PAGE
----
Report on Second Double Star - Cluster Workshop
22 Nov 2004
The second Double Star Cluster workshop took place on 8-10 November 2004 in the Centre for Space and Applied Research (CSSAR) in Beijing. More than 70 scientists from China, Europe, Russia and USA gathered to discuss the first results of the Double Star mission.
Double Star is a Chinese-European mission constituted of two spacecraft. The equatorial spacecraft, TC-1, was launched on 29 December 2003 and the polar spacecraft, TC-2, on 25 July 2004. This workshop was the second Double Star-Cluster workshop but the first workshop since the launch of Double Star.
The first day of the workshop was marked by a very unusual event, the strongest geomagnetic storm observed since the launch of Double star was taking place. A coronal mass ejection (CME), had been ejected from the Sun on 7 November 2004. When the CME arrived at Earth it greatly compressed the magnetosphere and produced the strongest storm since the launch of Double Star. The Dst index that characterizes the activity in the magnetosphere, reached a very low value of -383 nT, comparable to last year's Halloween storm.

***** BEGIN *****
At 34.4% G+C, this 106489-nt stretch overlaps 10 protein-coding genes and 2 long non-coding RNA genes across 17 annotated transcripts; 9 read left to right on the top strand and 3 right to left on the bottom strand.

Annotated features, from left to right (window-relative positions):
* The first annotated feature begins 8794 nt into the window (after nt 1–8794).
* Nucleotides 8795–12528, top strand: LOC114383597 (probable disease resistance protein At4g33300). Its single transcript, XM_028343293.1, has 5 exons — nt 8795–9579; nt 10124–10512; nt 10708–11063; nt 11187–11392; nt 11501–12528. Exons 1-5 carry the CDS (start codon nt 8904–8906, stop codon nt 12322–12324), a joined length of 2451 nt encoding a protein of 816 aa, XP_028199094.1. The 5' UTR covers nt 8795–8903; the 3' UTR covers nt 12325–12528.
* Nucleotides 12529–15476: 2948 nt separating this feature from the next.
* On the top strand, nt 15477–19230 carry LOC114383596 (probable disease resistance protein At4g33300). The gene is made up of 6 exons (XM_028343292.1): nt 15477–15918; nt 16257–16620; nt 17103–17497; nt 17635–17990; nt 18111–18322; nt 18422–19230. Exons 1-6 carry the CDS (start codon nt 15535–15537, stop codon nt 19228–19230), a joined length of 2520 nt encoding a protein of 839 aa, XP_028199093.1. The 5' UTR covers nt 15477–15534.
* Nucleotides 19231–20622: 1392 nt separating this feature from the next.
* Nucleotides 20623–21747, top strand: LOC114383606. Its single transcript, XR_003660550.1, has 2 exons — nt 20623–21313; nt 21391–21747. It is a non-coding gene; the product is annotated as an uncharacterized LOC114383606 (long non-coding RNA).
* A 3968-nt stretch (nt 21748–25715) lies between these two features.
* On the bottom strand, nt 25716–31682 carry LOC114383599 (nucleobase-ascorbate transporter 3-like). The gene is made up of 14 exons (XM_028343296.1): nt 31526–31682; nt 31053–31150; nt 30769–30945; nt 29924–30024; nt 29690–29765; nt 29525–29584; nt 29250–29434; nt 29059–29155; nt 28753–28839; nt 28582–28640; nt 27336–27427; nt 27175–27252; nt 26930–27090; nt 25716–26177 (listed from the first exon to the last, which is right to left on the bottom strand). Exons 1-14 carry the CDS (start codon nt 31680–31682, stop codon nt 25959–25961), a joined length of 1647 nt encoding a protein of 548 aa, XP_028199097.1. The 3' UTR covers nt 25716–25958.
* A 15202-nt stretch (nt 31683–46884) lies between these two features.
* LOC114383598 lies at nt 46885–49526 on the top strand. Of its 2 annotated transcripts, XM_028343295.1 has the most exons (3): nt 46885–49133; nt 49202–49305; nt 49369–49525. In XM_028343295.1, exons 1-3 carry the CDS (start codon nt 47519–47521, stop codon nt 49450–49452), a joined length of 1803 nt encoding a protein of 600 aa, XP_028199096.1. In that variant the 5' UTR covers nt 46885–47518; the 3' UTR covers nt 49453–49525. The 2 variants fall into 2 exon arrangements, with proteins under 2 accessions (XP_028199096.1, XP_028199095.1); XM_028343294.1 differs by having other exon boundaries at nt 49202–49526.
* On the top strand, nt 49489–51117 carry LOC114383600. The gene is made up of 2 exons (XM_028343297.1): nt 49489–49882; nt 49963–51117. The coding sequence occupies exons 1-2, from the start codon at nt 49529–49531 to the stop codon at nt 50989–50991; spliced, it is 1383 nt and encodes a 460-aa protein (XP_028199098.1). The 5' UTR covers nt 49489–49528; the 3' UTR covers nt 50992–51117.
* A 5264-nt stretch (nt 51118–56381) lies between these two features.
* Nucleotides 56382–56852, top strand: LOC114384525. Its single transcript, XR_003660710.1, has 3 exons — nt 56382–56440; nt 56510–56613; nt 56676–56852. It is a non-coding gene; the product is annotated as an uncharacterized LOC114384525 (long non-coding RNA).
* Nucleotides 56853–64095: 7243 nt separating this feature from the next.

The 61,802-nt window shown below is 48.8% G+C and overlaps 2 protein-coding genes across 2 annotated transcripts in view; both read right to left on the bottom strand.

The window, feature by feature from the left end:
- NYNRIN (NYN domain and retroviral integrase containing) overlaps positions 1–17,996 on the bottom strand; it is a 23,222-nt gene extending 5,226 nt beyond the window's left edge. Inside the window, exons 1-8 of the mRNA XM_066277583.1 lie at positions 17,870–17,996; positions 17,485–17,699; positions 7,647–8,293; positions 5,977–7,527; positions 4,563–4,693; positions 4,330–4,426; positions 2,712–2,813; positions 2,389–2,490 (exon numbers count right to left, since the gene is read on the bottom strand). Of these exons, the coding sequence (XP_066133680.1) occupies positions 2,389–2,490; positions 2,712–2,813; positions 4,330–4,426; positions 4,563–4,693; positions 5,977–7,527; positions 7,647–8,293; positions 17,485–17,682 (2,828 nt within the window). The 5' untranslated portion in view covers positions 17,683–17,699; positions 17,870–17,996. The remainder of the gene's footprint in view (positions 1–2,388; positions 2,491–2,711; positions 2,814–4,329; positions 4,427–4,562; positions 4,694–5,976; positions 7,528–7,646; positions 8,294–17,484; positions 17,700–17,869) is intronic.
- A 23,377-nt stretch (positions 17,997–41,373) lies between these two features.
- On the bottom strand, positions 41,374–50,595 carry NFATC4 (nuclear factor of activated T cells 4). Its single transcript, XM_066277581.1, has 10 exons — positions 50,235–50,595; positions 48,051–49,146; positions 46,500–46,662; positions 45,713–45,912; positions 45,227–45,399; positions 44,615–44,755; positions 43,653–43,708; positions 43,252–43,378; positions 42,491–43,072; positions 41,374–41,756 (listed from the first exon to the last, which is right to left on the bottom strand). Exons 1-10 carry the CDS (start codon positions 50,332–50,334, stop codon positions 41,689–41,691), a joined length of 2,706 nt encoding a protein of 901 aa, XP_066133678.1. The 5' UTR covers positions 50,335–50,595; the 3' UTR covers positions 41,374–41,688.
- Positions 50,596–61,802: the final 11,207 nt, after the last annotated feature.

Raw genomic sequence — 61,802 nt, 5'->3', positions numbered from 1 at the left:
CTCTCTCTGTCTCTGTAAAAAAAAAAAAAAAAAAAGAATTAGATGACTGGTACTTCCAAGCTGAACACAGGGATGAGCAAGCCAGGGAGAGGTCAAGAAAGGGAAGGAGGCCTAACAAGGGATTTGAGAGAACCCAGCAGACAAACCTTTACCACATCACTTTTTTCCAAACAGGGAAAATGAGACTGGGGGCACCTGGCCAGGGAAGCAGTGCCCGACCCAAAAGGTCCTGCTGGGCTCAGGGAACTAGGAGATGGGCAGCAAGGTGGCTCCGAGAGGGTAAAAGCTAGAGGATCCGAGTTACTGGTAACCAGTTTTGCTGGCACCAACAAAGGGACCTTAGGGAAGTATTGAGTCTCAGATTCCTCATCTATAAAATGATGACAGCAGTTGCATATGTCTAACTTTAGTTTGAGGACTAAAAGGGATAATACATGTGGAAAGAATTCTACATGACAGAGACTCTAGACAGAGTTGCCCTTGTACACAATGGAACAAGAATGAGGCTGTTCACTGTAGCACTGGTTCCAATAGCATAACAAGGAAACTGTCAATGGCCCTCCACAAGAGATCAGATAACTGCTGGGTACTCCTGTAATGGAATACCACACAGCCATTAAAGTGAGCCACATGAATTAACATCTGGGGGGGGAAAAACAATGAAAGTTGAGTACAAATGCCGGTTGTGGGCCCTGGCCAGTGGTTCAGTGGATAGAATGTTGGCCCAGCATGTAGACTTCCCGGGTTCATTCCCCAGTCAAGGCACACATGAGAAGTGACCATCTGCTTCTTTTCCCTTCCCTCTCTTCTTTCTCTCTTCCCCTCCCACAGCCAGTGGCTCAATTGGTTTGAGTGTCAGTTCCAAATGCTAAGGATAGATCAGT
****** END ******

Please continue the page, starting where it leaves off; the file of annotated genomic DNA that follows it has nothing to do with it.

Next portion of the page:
Figure 1: Energetic Neutral Atom aurora recorded by NUADU during a south polar pass of TC-2 on 8 November in four energy channels. The four panels display the four energy bands, from high energy (top) to low energy (bottom). The images were obtained with an integration time of 16 seconds during the early recovery phase of the large geomagnetic storm.